Columns | Daily Chronicle

Eye On Illinois: There’s no such thing as a free pup

When it comes to government, simple solutions are in short supply.

Consider House Bill 2500, which passed 107-0 March 24. State Rep. Harry Benton, D-Plainfield, filed the plan to waive animal shelter adoption fees for Illinois veterans, allowing one free dog or cat adoption every two years.

“Helping veterans adopt loving pets isn’t just a great way of helping them heal, it’s also a small way of giving back to them after everything they did for us,” Benton said in a news release. “Having a pet can be one of the most rewarding experiences everyday life has to offer, and don’t our veterans deserve that? Why should they pay a fee when they’ve already sacrificed so much for our country? For me, that’s really what it boils down to.”

Scott T. Holland

I’m not a veteran but we have two rescue mutts. Our fee covered micro-chipping, vaccines and the spay/neuter procedures at a partnering veterinarian. The rescue and its volunteers incurred expenses transporting the dogs to the suburbs and foster care, plus general website and office costs.

Nonprofit status helps – our rescue runs a year-round resale shop as a fundraiser – but the proposal amounts to an unfunded mandate on agencies trying to make positive contributions on shoestring budgets. Would there have been 107 yes votes if the proposal involved the state footing the bill?

Perhaps the Department of Agriculture’s Bureau of Animal Health and Welfare could certify veteran adoptions and send checks to the rescues, or the veterans could qualify for 1:1 state income tax credits. It’s easy to imagine the pushback if the state ordered county health departments to create veteran pet adoption funds, even if they could pass it along through increased rabies tag fees.

Maybe pet food and supply companies could get tax credits for donating to a fund that would cover the adoption fees, perhaps with an annual cap on expenditures. The American Legion, Veterans of Foreign Wars or other groups might consider helping such an effort, although it’s not as if those groups are presently flush with excess cash.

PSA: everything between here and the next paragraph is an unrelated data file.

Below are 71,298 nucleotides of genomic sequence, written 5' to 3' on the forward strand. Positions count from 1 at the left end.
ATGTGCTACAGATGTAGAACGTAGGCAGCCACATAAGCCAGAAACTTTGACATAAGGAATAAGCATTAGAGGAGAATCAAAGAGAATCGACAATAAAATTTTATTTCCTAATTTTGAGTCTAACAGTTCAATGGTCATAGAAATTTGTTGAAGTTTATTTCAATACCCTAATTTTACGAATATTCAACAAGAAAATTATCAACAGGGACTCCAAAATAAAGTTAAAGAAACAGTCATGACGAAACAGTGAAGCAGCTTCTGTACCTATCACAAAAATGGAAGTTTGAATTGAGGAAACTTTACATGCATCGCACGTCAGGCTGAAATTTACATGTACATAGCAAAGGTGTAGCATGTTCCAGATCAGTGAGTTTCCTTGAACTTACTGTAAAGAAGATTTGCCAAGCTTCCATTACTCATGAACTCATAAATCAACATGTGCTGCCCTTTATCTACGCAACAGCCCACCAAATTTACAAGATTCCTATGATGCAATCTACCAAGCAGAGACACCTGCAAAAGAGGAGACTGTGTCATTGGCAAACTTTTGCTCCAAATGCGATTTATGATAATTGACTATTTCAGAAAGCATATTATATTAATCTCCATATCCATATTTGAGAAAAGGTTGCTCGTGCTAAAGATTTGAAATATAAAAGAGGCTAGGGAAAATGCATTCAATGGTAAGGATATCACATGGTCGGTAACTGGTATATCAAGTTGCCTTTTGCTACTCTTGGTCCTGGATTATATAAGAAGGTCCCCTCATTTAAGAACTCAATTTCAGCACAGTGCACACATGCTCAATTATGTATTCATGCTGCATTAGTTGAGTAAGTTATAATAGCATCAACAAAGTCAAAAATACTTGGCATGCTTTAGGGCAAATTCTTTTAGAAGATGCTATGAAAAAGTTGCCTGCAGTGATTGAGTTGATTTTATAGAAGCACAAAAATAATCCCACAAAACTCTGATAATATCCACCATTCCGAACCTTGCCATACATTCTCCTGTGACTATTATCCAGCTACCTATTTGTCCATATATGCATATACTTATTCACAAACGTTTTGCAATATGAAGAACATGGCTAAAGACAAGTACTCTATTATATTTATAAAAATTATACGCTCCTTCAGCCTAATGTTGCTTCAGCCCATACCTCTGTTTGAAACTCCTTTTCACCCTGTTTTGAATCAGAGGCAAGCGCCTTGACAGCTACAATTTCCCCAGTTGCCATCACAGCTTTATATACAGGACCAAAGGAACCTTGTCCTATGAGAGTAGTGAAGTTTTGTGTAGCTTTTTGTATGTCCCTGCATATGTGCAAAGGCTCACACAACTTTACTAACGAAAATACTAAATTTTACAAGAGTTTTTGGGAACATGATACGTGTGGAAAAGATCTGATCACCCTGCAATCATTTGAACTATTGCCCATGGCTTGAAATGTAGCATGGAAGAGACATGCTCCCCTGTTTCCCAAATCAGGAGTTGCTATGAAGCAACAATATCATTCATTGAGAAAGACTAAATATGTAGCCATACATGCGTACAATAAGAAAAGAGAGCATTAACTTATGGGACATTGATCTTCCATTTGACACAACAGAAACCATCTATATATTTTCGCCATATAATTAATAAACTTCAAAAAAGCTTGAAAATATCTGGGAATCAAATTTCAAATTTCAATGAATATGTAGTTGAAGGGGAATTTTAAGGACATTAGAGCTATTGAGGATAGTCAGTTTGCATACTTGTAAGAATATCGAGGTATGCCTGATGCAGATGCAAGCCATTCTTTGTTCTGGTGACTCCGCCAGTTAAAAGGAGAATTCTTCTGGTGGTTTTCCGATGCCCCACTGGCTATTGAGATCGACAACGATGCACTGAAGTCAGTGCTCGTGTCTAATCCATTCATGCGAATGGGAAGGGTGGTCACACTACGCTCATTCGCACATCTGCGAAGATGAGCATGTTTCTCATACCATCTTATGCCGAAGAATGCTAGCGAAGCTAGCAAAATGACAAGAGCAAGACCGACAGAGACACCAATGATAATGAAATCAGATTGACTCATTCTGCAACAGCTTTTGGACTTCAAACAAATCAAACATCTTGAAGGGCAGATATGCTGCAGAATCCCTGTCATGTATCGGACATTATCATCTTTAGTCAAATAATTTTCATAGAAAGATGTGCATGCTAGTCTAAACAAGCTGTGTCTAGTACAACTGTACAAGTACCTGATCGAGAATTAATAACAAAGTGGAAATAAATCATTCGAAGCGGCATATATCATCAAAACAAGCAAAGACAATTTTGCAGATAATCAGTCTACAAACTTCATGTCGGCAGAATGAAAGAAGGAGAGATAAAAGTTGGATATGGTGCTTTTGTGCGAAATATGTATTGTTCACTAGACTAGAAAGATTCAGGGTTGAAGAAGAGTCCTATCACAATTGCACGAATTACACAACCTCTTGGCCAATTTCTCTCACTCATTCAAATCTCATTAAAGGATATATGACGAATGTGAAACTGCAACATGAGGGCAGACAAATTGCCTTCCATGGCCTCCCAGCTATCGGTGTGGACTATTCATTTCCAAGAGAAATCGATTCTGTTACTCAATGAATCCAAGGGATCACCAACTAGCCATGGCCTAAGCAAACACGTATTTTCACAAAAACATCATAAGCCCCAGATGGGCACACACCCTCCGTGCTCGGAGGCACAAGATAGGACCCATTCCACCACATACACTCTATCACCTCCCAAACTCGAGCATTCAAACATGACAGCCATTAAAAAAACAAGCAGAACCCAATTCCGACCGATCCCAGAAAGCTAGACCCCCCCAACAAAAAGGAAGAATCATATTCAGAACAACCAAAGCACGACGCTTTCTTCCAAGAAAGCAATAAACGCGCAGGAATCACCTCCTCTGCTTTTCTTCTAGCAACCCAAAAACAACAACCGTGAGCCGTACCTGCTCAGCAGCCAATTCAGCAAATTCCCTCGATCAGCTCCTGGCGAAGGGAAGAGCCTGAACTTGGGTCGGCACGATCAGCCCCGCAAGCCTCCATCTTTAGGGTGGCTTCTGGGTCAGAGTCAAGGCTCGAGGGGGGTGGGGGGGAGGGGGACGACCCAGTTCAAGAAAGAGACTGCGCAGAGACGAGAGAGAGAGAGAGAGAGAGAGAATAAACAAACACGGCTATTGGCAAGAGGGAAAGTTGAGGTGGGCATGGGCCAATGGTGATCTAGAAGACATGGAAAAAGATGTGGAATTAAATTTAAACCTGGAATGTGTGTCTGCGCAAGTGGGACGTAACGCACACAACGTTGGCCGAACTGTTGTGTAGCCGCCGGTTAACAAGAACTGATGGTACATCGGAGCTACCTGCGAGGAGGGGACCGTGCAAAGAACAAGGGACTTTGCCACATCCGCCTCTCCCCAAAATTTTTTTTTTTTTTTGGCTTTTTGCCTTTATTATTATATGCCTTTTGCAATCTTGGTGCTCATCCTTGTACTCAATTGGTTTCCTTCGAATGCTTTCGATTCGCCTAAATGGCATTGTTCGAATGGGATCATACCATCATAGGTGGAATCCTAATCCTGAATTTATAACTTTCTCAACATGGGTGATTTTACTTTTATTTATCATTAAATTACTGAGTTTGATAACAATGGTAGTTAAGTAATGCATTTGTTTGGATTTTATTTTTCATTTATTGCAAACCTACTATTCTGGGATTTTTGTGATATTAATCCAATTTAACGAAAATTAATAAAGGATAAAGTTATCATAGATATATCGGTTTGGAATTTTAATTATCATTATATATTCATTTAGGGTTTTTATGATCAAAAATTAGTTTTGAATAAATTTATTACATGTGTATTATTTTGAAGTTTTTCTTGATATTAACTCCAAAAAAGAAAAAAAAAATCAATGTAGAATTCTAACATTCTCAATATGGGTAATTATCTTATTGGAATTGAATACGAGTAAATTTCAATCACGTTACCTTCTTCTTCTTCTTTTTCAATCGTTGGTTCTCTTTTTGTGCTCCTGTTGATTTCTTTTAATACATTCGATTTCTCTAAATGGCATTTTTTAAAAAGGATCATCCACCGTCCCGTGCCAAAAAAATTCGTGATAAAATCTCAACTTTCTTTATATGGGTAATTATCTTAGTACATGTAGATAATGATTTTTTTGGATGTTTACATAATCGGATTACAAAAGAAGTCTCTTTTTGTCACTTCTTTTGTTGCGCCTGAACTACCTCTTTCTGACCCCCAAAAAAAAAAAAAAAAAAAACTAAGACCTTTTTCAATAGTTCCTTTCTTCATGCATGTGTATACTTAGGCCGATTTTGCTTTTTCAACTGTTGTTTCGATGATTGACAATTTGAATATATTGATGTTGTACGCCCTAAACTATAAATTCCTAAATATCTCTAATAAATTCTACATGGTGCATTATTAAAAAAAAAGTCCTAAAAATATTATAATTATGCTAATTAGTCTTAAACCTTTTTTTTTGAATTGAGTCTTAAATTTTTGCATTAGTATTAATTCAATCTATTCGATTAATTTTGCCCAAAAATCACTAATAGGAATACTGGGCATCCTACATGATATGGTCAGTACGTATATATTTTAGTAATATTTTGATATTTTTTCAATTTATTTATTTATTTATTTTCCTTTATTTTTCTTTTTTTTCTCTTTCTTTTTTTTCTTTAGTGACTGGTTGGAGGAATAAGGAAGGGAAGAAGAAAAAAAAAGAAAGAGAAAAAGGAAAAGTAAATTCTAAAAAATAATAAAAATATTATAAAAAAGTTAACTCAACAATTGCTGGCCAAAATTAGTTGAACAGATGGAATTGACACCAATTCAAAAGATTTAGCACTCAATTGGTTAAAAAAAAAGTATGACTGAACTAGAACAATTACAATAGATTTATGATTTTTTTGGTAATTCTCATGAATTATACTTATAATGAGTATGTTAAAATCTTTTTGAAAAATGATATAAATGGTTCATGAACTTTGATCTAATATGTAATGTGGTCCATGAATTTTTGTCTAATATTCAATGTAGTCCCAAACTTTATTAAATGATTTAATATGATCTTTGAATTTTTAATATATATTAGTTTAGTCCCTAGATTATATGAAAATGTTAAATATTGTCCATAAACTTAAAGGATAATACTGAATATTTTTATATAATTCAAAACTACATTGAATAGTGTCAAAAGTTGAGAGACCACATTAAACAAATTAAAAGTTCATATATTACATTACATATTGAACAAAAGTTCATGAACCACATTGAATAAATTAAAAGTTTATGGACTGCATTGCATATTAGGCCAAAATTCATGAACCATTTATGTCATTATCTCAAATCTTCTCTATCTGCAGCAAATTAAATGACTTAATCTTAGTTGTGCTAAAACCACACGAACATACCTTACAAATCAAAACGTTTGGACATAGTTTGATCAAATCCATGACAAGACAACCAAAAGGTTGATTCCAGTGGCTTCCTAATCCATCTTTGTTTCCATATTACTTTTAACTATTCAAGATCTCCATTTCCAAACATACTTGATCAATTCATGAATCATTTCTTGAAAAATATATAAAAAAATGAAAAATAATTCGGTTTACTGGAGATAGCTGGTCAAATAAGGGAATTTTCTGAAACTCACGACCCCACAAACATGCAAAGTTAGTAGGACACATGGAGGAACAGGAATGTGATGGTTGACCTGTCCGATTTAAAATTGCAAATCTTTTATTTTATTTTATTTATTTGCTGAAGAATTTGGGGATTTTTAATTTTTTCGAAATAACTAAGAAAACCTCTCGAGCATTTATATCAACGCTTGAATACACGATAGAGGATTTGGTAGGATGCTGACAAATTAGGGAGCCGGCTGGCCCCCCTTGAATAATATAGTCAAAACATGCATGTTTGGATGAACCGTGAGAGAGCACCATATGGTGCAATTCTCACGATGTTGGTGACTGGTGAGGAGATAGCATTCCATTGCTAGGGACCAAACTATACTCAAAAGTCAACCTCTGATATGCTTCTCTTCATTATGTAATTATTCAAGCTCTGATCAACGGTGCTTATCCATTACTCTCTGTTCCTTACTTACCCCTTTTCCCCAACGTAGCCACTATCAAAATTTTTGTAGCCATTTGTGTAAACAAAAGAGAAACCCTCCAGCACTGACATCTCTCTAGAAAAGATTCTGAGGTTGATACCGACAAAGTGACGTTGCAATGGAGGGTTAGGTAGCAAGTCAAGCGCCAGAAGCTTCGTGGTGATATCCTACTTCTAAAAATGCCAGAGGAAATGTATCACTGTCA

I agree with Benton regarding helping veterans who “have returned from overseas with emotional and psychological scars” and note there are several nationwide charities pairing service dogs with veterans with disabilities. Their experience seems valuable.

A pet’s love is tangible. Most Illinoisans agree veterans are owed gratitude for their service. But there’s no such thing as a free pup, which makes it hard to look at the people who pour themselves into foster and rescue work and ask them to give even more.

We’re not talking about huge sums, but whenever government pledges waiving a fee, it’s fair to ask who ultimately pays and if there might be a better option.

Scott T. Holland writes about state government issues for Shaw Media. Follow him on Twitter @sth749. He can be reached at

Scott Holland

Scott T. Holland

Scott T. Holland writes about state government issues for Shaw Media Illinois. Follow him on Twitter at @sth749. He can be reached at